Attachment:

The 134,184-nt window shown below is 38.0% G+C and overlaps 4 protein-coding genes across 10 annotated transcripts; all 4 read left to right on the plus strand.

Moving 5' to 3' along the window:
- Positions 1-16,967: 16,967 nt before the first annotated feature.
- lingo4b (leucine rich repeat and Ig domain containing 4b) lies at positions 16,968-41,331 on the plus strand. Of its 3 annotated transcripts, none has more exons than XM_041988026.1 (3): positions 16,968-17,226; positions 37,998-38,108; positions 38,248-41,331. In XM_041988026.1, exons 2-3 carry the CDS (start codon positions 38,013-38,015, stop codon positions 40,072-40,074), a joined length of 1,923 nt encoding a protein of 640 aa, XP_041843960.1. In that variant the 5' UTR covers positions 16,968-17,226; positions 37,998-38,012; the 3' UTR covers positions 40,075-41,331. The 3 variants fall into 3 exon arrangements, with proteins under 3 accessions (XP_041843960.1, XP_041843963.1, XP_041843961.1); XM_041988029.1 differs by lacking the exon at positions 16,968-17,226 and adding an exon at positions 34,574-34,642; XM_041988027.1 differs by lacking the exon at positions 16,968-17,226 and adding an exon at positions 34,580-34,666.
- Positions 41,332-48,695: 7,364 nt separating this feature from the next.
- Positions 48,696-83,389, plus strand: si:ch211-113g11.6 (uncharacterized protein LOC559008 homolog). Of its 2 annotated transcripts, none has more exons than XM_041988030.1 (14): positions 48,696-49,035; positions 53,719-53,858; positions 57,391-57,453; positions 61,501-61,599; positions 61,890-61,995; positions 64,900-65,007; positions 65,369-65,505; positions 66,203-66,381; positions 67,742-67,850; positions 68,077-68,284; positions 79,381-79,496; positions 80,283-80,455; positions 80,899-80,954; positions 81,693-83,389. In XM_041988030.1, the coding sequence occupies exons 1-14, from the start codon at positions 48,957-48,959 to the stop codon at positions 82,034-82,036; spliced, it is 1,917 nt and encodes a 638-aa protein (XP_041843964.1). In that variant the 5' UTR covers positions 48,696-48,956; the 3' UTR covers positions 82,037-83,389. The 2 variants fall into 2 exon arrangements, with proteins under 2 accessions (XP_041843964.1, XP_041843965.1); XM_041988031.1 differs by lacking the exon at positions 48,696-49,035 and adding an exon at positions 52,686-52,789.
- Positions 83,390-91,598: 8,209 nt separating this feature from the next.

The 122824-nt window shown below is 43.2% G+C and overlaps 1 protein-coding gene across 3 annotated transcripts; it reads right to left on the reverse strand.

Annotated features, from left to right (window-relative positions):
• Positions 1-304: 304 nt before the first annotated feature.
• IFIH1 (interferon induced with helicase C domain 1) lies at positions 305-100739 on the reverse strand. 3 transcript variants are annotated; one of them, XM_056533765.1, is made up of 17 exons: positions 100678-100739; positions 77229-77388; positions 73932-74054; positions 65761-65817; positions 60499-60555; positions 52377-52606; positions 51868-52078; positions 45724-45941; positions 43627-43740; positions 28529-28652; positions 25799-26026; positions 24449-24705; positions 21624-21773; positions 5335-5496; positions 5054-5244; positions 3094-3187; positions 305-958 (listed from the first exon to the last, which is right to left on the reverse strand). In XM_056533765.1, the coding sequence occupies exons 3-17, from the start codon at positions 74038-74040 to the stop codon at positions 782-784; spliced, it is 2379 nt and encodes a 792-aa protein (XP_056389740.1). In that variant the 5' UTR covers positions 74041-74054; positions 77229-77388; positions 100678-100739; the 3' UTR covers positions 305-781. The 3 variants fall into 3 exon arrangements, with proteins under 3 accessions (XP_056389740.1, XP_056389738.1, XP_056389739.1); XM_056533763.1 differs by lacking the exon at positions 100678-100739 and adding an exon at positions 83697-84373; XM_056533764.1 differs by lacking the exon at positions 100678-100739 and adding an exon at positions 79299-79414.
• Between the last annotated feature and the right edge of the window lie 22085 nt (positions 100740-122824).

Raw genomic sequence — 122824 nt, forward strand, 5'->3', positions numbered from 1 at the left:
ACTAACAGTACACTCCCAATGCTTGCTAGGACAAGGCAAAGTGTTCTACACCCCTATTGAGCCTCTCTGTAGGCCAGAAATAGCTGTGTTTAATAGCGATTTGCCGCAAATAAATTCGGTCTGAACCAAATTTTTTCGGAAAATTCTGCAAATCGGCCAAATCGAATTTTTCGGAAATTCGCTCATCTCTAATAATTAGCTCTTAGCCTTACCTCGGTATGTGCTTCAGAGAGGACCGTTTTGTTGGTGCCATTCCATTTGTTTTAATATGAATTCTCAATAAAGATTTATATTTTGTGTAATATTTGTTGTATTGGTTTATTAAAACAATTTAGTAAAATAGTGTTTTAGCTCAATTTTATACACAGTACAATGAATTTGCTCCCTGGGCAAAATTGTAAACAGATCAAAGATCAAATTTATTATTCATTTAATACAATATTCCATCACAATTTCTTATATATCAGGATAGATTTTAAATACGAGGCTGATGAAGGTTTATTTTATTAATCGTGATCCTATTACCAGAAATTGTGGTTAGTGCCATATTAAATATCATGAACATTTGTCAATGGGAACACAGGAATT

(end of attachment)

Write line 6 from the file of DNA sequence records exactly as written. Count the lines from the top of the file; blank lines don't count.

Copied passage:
- Positions 48,696-83,389, plus strand: si:ch211-113g11.6 (uncharacterized protein LOC559008 homolog). Of its 2 annotated transcripts, none has more exons than XM_041988030.1 (14): positions 48,696-49,035; positions 53,719-53,858; positions 57,391-57,453; positions 61,501-61,599; positions 61,890-61,995; positions 64,900-65,007; positions 65,369-65,505; positions 66,203-66,381; positions 67,742-67,850; positions 68,077-68,284; positions 79,381-79,496; positions 80,283-80,455; positions 80,899-80,954; positions 81,693-83,389. In XM_041988030.1, the coding sequence occupies exons 1-14, from the start codon at positions 48,957-48,959 to the stop codon at positions 82,034-82,036; spliced, it is 1,917 nt and encodes a 638-aa protein (XP_041843964.1). In that variant the 5' UTR covers positions 48,696-48,956; the 3' UTR covers positions 82,037-83,389. The 2 variants fall into 2 exon arrangements, with proteins under 2 accessions (XP_041843964.1, XP_041843965.1); XM_041988031.1 differs by lacking the exon at positions 48,696-49,035 and adding an exon at positions 52,686-52,789.